Growing Organically

Written by Zufah Ansari  •  Features  •  May 2013 PDF Print E-mail

Bhutan endeavors to introduce organic farming throughout the country in the hope of saving the environment and boosting the economy.

A country with an odd national agenda has always been creative in forming its national ideologies around seeking happiness for its people. Nestled in the heart of the Himalayas, it is a country of 1.2 million people and has pledged to become one of the first countries in the world to become a fully organic agrarian economy. In doing so, it has announced drastic plans to turn its homegrown food into 100% organic products.

Despite its small size, Bhutan has braved its way towards accomplishing this new goal by seeking to diminish tradeoffs between the environment and the economy. Apart from achieving long-term economic benefits by turning to organic farming, the crux of the country’s collective effort is also a reflection of the philosophical objectives that stem from the thinking of Bhutan’s Buddhist majority.

In the process of becoming an organic agrarian economy, Bhutan will indulge in strategies to eliminate the use of pesticides and herbicides. In return, it will make relevant use of waste from animals and farms as sources of fertilizer. An economic parallel to these objectives is that Bhutan’s ministries have carefully evaluated how responsive the country can be towards interdependent sustainability linkages that will be affected due to climate change and possible food and energy crises. Organic farming will provide food security and will also create new avenues for potential business in the form of a new global market for organic agricultural products. This will help in expanding Bhutan’s household income and its economy and bring improvements in national health as well.

However, Bhutan’s move towards organic farming will negatively impact some stakeholders. Even though Bhutan’s agricultural sector is “partially organic,” having used traditional farming techniques to date, the shift will cause a stir. One of the key stakeholders to suffer will be the farmers. On the one hand, they can look forward to better incomes through high quality production, marketing of organic products and efficient farming practices. On the other, while the farmers may enjoy some prime benefits, frequent spells of extreme and unpredictable weather will severely hamper the production of crops that are harvested without chemicals.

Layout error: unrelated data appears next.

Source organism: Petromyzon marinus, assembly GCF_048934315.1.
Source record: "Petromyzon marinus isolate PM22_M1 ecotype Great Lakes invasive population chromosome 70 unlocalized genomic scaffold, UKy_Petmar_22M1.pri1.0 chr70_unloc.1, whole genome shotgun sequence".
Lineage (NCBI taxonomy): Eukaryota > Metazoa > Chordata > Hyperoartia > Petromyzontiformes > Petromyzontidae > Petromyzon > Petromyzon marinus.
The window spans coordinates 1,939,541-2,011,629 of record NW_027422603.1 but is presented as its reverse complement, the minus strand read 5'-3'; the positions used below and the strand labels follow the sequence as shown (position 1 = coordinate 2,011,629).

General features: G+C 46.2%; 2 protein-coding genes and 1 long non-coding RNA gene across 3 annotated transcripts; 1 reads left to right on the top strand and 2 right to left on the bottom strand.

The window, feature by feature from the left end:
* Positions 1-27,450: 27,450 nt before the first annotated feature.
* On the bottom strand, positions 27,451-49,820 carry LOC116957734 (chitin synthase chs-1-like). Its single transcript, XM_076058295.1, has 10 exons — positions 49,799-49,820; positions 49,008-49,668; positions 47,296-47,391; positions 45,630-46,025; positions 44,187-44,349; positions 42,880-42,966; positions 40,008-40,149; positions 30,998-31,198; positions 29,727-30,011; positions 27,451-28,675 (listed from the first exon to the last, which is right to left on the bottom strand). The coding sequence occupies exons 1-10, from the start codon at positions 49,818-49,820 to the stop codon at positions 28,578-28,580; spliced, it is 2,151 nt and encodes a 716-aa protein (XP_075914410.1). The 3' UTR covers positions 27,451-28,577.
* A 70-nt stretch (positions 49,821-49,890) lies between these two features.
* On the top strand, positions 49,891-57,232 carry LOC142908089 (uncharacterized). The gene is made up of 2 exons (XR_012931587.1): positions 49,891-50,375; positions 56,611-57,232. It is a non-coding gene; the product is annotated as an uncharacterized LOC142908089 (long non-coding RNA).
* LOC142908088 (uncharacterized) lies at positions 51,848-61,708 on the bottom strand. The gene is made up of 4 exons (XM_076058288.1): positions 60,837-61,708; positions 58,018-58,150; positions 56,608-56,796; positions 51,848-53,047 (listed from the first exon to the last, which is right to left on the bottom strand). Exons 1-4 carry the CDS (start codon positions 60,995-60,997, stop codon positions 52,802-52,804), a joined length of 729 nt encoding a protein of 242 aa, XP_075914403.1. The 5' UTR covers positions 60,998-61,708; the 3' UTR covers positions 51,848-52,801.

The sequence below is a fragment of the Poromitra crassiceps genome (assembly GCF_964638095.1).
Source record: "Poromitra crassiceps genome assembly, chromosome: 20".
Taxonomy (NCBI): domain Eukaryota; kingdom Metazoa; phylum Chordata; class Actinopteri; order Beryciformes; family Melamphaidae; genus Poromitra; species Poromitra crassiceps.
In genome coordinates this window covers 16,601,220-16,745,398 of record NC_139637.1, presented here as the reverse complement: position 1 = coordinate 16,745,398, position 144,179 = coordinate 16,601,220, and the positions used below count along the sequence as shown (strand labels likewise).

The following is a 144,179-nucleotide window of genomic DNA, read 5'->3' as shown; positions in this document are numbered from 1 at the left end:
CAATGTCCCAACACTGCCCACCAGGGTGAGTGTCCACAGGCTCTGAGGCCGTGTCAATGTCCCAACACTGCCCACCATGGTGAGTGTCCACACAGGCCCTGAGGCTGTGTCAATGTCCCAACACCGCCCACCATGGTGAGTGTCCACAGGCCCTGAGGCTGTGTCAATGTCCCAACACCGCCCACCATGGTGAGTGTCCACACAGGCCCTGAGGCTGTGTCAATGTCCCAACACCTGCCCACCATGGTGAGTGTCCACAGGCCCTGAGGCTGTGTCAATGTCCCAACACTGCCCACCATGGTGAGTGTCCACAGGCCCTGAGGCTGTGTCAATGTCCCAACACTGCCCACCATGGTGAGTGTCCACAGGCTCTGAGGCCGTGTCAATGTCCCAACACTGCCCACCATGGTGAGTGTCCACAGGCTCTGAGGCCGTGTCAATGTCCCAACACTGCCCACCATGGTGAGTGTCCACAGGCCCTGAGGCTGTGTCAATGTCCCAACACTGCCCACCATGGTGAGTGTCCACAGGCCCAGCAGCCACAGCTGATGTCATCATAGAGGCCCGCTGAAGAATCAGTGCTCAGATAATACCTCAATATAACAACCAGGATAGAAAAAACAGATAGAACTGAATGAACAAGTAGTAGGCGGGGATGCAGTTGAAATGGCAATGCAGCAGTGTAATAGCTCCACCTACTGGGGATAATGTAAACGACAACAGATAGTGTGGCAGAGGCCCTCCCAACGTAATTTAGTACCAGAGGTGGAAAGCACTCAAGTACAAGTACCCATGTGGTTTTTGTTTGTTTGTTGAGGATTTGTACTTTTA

Farmers in Paro, a large farming district in Bhutan that practices subsistence and commercial farming, are already facing such constraints. With every cultivation cycle, farmers face great difficulty in growing enough to feed their families and to sell. Government officials reporting from the area say that they have to distribute fertilizer as well as pesticides in large quantities in order to help the farmers meet the growing demand. One of the most affected types of crop is the chili crop which  now requires more pesticides as compared to previous years.

Farmers who previously relied on organic farming are now facing difficulties not only because of the erratic nature of the weather but also due to the cultural shift in Bhutan where children are now studying. As a result, there are fewer hands to help on the farm and without fertilizers there is lesser capacity to grow more.

While on the consumer side, organic farming will bring healthier forms of agricultural produce to the market but it will also expose the consumers to cheaper imported alternatives. This situation might worsen if the products are largely used to instigate exports as there is a growing global market for organically grown products and create a dearth locally.

Nonetheless, challenging situations are pertinent to initiatives rolled out on a macro level. Bhutan, as well as other parts of Asia, where small farm holders are abundant, is developing new techniques to counter the loss of soil quality and is looking at ways to grow more while staying within the parameters of organic farming.

One such method is the placement of the “Sustainable Root Intensification’ (SRI) system, which has been designed to standardize the amount of water required by the crop and the right age at which the seedlings are to be planted out. This new SRI technique has yielded results in form of doubled organic produce without the use of any synthetic crop enhancers. Besides SRI, initiatives are underway to revise the amount of irrigated land under use and increase the use of the traditional methods that do not require a heavy installment of inputs and are pest resistance.

This shift to organic farming will be useful as far as the export base of Bhutan is concerned. Bhutan exports around 100 tons of red rice to USA and Europe every year. With its ability and inclination to expand further towards organic agriculture, the country can also enter the export markets of China and India. 

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